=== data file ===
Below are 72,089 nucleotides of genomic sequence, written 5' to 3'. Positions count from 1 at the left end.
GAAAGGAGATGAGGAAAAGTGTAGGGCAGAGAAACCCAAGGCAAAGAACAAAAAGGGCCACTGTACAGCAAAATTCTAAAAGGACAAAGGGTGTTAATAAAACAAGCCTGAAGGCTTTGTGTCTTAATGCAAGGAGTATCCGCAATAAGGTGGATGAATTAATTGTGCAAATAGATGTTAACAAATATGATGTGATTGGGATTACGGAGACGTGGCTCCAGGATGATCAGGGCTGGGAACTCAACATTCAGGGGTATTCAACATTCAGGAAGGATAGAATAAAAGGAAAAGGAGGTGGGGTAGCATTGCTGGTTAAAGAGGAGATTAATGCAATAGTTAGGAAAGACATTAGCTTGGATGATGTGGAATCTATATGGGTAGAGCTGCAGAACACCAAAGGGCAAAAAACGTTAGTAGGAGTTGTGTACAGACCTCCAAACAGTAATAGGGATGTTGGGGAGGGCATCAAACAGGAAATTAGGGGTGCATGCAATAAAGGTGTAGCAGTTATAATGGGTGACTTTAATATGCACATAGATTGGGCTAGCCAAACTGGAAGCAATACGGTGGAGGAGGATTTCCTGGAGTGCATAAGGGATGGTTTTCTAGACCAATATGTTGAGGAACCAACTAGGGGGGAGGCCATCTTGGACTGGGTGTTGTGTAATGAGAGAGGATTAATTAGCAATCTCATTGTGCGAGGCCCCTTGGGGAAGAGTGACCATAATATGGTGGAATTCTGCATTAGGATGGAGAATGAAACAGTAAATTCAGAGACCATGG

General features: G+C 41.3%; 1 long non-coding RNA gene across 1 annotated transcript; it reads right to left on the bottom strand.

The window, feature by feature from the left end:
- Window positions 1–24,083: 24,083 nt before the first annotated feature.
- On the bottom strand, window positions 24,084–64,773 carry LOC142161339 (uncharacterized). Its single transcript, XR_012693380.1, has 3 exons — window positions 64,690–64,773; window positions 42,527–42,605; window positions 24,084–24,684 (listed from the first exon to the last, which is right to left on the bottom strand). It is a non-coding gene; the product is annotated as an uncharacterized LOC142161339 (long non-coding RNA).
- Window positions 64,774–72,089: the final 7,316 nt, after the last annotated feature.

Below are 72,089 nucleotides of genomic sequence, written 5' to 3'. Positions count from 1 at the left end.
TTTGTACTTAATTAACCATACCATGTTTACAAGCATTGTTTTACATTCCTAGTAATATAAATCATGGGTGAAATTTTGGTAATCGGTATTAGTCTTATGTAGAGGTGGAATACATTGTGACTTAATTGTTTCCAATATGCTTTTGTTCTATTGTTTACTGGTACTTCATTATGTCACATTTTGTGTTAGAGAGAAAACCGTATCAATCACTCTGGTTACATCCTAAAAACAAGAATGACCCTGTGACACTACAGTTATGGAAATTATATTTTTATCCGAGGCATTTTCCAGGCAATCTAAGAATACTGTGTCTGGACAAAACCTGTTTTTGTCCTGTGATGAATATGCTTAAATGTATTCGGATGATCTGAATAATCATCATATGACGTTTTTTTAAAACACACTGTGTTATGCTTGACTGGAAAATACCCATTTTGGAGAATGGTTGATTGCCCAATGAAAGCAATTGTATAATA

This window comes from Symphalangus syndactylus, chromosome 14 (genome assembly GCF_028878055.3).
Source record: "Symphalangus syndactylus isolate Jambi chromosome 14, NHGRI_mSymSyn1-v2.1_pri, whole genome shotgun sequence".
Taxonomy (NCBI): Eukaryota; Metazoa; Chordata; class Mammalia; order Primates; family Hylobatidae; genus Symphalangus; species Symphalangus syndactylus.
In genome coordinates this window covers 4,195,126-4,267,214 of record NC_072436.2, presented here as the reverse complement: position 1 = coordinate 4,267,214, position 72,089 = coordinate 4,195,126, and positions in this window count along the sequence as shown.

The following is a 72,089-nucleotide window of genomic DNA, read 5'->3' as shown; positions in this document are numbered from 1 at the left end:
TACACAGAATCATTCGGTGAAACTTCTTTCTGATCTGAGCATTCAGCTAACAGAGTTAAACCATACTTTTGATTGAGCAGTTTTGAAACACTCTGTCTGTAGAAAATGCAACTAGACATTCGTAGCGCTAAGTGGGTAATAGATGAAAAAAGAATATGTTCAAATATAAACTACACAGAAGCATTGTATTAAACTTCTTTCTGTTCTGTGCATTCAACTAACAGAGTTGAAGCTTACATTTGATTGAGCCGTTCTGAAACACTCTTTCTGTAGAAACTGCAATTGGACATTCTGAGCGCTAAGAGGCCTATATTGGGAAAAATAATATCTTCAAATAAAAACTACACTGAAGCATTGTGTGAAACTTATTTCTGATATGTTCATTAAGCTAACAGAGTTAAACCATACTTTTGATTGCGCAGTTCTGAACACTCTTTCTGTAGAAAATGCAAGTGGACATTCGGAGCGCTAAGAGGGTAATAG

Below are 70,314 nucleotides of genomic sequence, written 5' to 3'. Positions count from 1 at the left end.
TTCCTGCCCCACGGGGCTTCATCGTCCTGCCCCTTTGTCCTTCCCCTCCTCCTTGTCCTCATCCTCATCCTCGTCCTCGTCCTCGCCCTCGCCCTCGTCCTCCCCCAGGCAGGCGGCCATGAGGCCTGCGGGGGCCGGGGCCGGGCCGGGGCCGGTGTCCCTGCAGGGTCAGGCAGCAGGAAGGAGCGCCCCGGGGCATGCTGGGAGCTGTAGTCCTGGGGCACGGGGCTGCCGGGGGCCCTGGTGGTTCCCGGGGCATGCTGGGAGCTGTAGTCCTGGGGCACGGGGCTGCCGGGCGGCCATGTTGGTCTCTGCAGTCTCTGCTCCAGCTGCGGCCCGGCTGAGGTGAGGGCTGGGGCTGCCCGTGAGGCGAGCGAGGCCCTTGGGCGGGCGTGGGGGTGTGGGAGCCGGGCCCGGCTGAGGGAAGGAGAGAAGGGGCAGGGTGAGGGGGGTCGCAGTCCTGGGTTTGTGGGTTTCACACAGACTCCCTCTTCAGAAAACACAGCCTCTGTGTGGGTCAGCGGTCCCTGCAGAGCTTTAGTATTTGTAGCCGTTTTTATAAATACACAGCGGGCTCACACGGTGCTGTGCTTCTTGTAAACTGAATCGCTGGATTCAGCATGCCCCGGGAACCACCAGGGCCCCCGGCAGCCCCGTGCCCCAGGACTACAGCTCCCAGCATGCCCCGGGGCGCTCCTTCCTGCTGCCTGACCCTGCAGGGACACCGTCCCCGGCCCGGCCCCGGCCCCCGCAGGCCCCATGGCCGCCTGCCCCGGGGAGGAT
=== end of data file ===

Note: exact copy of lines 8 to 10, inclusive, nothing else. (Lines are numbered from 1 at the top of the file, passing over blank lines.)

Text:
Below are 72,089 nucleotides of genomic sequence, written 5' to 3'. Positions count from 1 at the left end.
TTTGTACTTAATTAACCATACCATGTTTACAAGCATTGTTTTACATTCCTAGTAATATAAATCATGGGTGAAATTTTGGTAATCGGTATTAGTCTTATGTAGAGGTGGAATACATTGTGACTTAATTGTTTCCAATATGCTTTTGTTCTATTGTTTACTGGTACTTCATTATGTCACATTTTGTGTTAGAGAGAAAACCGTATCAATCACTCTGGTTACATCCTAAAAACAAGAATGACCCTGTGACACTACAGTTATGGAAATTATATTTTTATCCGAGGCATTTTCCAGGCAATCTAAGAATACTGTGTCTGGACAAAACCTGTTTTTGTCCTGTGATGAATATGCTTAAATGTATTCGGATGATCTGAATAATCATCATATGACGTTTTTTTAAAACACACTGTGTTATGCTTGACTGGAAAATACCCATTTTGGAGAATGGTTGATTGCCCAATGAAAGCAATTGTATAATA

This window comes from Symphalangus syndactylus, chromosome 14 (genome assembly GCF_028878055.3).